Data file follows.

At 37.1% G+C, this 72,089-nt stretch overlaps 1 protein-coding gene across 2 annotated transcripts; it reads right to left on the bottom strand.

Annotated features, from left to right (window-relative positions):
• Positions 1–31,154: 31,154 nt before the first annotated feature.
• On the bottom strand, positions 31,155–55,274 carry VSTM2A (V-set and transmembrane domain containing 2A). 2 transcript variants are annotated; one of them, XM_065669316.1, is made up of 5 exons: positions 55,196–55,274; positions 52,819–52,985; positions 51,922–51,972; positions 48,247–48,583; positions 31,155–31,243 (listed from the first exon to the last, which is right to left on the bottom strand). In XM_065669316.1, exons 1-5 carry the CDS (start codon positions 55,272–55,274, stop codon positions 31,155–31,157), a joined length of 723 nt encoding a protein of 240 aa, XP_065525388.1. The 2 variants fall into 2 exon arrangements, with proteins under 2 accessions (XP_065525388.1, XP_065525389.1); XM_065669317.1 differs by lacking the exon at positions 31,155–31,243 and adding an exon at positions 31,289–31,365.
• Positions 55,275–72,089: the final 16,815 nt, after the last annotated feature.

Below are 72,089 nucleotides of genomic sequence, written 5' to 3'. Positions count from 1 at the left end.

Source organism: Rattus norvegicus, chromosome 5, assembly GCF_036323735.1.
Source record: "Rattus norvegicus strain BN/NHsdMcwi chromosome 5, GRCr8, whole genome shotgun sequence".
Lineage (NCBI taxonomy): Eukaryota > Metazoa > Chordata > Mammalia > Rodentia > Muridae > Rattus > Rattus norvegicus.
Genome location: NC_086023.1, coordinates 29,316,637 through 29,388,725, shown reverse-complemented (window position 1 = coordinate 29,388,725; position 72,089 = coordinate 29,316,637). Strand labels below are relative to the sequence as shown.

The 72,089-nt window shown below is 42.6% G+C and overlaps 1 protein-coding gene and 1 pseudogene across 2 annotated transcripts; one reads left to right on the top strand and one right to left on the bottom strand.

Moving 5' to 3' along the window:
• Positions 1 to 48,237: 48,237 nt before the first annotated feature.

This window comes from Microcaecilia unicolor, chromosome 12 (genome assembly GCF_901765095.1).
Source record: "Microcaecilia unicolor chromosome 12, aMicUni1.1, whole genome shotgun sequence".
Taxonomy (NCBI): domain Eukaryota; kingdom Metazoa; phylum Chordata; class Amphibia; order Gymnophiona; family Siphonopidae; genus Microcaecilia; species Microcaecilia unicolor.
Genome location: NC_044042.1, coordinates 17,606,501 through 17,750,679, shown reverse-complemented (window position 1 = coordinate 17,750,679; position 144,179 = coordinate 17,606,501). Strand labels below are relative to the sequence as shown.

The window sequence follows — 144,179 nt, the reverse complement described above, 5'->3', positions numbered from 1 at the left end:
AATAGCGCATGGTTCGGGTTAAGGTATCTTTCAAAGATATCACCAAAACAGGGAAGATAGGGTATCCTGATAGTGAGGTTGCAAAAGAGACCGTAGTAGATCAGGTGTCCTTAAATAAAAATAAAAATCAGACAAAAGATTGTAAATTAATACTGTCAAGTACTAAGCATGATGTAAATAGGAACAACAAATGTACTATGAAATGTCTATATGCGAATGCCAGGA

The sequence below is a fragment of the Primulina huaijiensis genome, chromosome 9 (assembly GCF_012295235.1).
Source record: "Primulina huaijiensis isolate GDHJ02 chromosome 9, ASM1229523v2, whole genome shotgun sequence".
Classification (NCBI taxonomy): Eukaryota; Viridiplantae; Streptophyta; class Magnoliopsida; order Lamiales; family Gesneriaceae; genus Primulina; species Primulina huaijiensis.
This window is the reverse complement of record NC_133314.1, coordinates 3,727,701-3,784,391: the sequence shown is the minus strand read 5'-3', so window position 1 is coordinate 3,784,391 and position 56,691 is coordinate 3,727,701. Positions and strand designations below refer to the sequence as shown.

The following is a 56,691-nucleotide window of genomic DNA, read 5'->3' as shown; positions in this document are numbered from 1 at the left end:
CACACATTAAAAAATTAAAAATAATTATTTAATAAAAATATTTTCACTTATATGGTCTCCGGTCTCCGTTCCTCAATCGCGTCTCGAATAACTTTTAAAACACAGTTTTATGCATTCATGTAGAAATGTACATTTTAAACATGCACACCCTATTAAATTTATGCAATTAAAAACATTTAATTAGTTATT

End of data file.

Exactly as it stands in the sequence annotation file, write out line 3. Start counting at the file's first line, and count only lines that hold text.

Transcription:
• Positions 1–31,154: 31,154 nt before the first annotated feature.